I'd never seen Lychnis albas before so I was surprised that when they first started flowering all their blossoms bore well developed, pollen-producing stamens, but no female parts -- no ovaries! In fact, all the hundreds of Lychnis albas along my jogging road produced only male flowers. I jogged many miles cogitating on why any species would want to get along producing strictly male plants!

That was about three weeks ago. Now I'm finding plants with male flowers and plants with female ones, and I've developed a theory explaining the previous lack of female plants: Early-flowering males accustom pollinators to visiting an area, then when the females start flowering the pollinators already are there. Over the long run, then, this strategy may increase pollination efficiency for the female flowers.

Whatever the case, Lychnis alba is an invasive species from Europe. It must be well known over there because it has arrived with several English names. In books and on the Web I find it known as White Campion, Evening Lychnis, White Cockle, and Bladder Campion. Moreover, even its scientific name has been bounced around more than usual. In fact, the page linked to above is a bit out of date because now Lychnis alba is known as SILENE LATIFOLIA ssp. ALBA.

"White Campion" seems to be the most frequently used English name.


How come the White Campion, a member of the Pink Family, has white flowers?

It's because the word "Pink" in "Pink Family" isn't referring to the color pink, but rather to another meaning of "pink," seen in the term "pinking shears." When you notch something, you pink it. One feature of many members of the Pink Family, the Caryophyllaceae, is that the species' flower petals are notched, or "pinked" -- they're Y-shaped.

You might want to return to that Lychnis alba page at http://www.missouriplants.com/Whiteopp/Lychnis_alba_page.html and notice the flowers' pinked petals.


If you have a Latin name that you want to make sure is still current -- hasn't been changed the way Lychnis alba was changed to Silene latifolia ssp. alba, what do you do?

The easiest way I've found is to use the "NCBI Taxonomy Browser" at http://www.ncbi.nlm.nih.gov/Taxonomy/Browser/wwwtax.cgi.

Just type a Latin name into the "search for" box, hit enter, and if your name is out of date the new one will appear.

Another good place to do this with PLANT names is the USDA Plants Profile page, with a similar search box at http://plants.usda.gov/java/profile.


I'm still weeding Ruth's flower gardens, and still eating plenty of violet-leaf greens. After the violets, one of the most common "weeds" being encountered is the Indian Strawberry, DUCHESNEA INDICA. Many of the plants bear pea-size, bright red, strawberrylike fruits. You can see pictures of flowers, fruits and leaves at http://www.missouriplants.com/Yellowalt/Duchesnea_indica_page.html.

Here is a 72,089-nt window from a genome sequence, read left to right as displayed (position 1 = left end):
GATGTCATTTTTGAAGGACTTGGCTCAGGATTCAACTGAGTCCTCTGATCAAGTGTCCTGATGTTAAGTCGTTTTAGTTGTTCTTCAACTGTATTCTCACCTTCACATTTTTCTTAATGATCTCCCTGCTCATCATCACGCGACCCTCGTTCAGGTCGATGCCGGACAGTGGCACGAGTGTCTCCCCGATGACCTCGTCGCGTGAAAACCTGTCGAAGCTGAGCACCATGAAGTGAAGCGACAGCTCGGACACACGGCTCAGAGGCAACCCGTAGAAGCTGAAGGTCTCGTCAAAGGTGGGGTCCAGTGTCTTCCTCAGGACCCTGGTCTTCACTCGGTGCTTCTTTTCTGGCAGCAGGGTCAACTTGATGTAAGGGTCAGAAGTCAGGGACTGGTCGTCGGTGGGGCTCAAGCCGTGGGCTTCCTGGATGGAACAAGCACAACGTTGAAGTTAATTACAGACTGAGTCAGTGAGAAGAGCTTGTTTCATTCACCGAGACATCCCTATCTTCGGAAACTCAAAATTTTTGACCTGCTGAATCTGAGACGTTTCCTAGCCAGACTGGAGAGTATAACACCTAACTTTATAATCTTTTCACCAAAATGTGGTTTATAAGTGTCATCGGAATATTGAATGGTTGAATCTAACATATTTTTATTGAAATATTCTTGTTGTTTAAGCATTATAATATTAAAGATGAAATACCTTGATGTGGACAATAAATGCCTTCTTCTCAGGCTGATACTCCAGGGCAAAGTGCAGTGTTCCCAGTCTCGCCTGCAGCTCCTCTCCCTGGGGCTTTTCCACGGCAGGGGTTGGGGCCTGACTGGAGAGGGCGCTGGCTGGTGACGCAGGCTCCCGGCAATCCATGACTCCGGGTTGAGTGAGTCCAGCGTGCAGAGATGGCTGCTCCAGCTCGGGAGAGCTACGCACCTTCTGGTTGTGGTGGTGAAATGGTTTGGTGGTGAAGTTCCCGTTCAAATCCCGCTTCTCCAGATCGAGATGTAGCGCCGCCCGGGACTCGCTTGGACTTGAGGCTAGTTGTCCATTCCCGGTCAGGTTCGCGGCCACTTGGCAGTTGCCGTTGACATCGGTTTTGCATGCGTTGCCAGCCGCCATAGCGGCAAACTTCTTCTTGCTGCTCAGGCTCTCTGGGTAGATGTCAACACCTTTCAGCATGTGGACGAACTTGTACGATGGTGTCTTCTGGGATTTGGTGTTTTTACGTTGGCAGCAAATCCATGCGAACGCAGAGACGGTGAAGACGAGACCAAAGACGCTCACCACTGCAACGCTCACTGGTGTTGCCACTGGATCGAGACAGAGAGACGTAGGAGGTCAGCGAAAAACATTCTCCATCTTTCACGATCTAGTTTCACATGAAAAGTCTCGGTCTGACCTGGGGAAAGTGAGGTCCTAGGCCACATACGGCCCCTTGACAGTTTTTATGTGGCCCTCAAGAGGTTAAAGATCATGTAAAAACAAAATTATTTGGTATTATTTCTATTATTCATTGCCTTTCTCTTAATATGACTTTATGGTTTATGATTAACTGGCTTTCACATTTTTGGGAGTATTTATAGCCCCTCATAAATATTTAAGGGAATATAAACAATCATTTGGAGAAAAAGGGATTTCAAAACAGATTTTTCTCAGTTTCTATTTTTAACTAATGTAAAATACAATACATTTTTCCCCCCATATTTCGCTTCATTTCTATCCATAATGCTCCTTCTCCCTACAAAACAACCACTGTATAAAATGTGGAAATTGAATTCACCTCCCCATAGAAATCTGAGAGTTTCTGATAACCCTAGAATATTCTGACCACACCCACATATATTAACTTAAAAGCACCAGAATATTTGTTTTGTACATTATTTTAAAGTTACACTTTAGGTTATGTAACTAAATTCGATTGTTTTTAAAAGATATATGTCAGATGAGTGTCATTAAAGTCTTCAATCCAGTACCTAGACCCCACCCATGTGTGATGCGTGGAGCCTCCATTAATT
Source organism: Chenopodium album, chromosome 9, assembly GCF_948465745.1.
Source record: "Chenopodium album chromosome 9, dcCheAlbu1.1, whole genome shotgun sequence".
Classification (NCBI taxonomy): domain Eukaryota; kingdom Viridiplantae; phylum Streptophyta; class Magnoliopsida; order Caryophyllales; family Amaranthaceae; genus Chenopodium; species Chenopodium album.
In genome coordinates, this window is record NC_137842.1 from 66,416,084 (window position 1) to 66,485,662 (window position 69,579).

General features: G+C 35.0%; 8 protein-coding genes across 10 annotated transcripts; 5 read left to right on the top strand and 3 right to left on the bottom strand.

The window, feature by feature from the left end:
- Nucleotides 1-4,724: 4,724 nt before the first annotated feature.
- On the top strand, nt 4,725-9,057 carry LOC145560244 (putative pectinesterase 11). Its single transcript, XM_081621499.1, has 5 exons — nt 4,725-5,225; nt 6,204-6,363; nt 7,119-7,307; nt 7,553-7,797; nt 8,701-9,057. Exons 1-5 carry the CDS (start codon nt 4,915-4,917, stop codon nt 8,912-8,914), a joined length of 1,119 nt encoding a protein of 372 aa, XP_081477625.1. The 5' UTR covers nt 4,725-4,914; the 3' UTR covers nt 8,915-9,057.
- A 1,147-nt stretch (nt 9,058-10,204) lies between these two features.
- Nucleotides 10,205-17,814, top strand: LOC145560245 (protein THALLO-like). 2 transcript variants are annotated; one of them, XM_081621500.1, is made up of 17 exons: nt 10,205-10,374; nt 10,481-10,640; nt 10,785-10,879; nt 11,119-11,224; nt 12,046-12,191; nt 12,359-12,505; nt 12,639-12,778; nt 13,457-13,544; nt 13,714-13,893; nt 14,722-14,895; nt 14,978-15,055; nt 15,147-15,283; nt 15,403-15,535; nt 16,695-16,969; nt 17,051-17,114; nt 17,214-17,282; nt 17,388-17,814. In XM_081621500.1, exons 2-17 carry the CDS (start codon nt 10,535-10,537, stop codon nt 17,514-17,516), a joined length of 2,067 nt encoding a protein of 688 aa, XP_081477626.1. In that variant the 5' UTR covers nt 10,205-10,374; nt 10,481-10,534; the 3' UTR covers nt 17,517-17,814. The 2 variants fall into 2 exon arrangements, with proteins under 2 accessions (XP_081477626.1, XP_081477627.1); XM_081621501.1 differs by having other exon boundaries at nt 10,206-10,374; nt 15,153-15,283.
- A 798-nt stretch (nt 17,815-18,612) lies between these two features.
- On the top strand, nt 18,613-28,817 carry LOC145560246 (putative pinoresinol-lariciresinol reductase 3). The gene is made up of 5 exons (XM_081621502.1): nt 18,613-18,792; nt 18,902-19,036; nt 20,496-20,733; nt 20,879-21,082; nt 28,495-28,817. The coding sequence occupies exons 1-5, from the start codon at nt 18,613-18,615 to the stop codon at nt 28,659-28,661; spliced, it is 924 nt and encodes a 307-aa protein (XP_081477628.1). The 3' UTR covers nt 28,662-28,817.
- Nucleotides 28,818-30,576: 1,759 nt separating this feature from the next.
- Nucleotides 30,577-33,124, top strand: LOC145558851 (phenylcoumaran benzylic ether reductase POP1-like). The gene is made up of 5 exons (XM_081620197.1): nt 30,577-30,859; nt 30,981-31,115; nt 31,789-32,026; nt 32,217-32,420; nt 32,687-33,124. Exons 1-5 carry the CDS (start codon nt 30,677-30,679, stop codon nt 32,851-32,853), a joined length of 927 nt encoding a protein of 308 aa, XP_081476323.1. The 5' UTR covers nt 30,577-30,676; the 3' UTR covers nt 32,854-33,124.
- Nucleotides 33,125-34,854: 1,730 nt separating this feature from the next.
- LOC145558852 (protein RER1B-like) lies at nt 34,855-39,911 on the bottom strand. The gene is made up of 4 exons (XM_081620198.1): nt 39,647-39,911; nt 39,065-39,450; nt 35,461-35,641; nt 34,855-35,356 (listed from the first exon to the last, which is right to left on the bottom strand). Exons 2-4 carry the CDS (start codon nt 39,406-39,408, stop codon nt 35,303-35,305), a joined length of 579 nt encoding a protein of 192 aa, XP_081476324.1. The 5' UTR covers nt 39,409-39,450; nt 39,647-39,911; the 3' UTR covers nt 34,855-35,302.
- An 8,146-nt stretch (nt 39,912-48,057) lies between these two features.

Though in the past I've often popped Indian Strawberry fruits into my mouth, I'm not collecting them now, for they look much more appetizing than they are. They are dry and almost tasteless. The only good thing about eating them is the simple esthetic pleasure of taking something that red and good looking into your own body.

Unlike garden strawberry plants, which produce white flowers, Indian Strawberries bear yellow flowers of the cinquefoil and buttercup kind. However, the Indian Strawberry's compound leaves are similar to those of garden strawberries, and the fruits are structured very similarly. In fact, Indian Strawberries are closely related to garden strawberries, both belonging to the botanical "tribe" the Potentilleae of the Rose Family. The Indian Strawberry's genus name, Duchesnea, honors Antoine Duchesne, born in 1747, who was a famous strawberry expert. Garden strawberries are in the genus Fragaria. The technical differences between the two genera are so modest that I wouldn't be surprised if someday they are lumped.

Indian Strawberries are Asian invasives, but now do weed service in much of the eastern US.


The other day I looked out the kitchen window and saw an Eastern Fox Squirrel, SCIURUS NIGER, rolling on the ground beneath the big elm tree. He was uncommonly rusty red and so fat and glossy his skin rippled when he moved. His face was so round that I suspected his cheeks were crammed with food, but after a while I decided that he just had fat cheeks. When he looked toward the house, his face seen head-on reminded me of a walrus's. You can see an Eastern Fox Squirrel at http://www.chicagowilderness.org/images/photos/d4n025.jpg.

While planting some hostas at the base of the elm I'd scalped away turf and left plugs of grass lying around. Now the grassy plugs had dried out so that they looked like brown, bristly sea-urchins. The funny thing was that this fox squirrel was irresistibly attracted to the plugs.